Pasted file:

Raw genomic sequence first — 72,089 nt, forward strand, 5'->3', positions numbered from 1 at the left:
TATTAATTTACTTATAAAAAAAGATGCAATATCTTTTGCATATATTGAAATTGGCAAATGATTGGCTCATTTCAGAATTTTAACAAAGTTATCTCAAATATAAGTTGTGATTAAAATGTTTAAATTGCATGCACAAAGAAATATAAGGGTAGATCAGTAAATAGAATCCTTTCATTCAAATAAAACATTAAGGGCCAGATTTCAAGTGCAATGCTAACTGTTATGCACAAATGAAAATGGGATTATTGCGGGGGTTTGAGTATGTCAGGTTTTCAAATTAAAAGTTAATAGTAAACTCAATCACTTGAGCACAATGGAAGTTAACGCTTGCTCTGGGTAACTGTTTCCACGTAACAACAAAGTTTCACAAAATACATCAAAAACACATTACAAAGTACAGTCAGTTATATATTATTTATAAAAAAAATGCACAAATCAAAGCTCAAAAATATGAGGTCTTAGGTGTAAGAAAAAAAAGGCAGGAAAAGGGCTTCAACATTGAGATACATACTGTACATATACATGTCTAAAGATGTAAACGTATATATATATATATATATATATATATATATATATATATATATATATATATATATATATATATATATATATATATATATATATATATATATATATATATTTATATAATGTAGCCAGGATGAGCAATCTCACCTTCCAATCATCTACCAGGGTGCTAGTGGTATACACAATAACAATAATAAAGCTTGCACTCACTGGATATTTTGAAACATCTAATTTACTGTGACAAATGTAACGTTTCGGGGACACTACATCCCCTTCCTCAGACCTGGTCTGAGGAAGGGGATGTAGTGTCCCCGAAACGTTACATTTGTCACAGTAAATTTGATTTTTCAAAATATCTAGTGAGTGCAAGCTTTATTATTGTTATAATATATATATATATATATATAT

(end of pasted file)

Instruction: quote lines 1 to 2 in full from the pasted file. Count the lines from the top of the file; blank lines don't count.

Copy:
Raw genomic sequence first — 72,089 nt, forward strand, 5'->3', positions numbered from 1 at the left:
TATTAATTTACTTATAAAAAAAGATGCAATATCTTTTGCATATATTGAAATTGGCAAATGATTGGCTCATTTCAGAATTTTAACAAAGTTATCTCAAATATAAGTTGTGATTAAAATGTTTAAATTGCATGCACAAAGAAATATAAGGGTAGATCAGTAAATAGAATCCTTTCATTCAAATAAAACATTAAGGGCCAGATTTCAAGTGCAATGCTAACTGTTATGCACAAATGAAAATGGGATTATTGCGGGGGTTTGAGTATGTCAGGTTTTCAAATTAAAAGTTAATAGTAAACTCAATCACTTGAGCACAATGGAAGTTAACGCTTGCTCTGGGTAACTGTTTCCACGTAACAACAAAGTTTCACAAAATACATCAAAAACACATTACAAAGTACAGTCAGTTATATATTATTTATAAAAAAAATGCACAAATCAAAGCTCAAAAATATGAGGTCTTAGGTGTAAGAAAAAAAAGGCAGGAAAAGGGCTTCAACATTGAGATACATACTGTACATATACATGTCTAAAGATGTAAACGTATATATATATATATATATATATATATATATATATATATATATATATATATATATATATATATATATATATATATATATATATATATATATATATATATTTATATAATGTAGCCAGGATGAGCAATCTCACCTTCCAATCATCTACCAGGGTGCTAGTGGTATACACAATAACAATAATAAAGCTTGCACTCACTGGATATTTTGAAACATCTAATTTACTGTGACAAATGTAACGTTTCGGGGACACTACATCCCCTTCCTCAGACCTGGTCTGAGGAAGGGGATGTAGTGTCCCCGAAACGTTACATTTGTCACAGTAAATTTGATTTTTCAAAATATCTAGTGAGTGCAAGCTTTATTATTGTTATAATATATATATATATATATATAT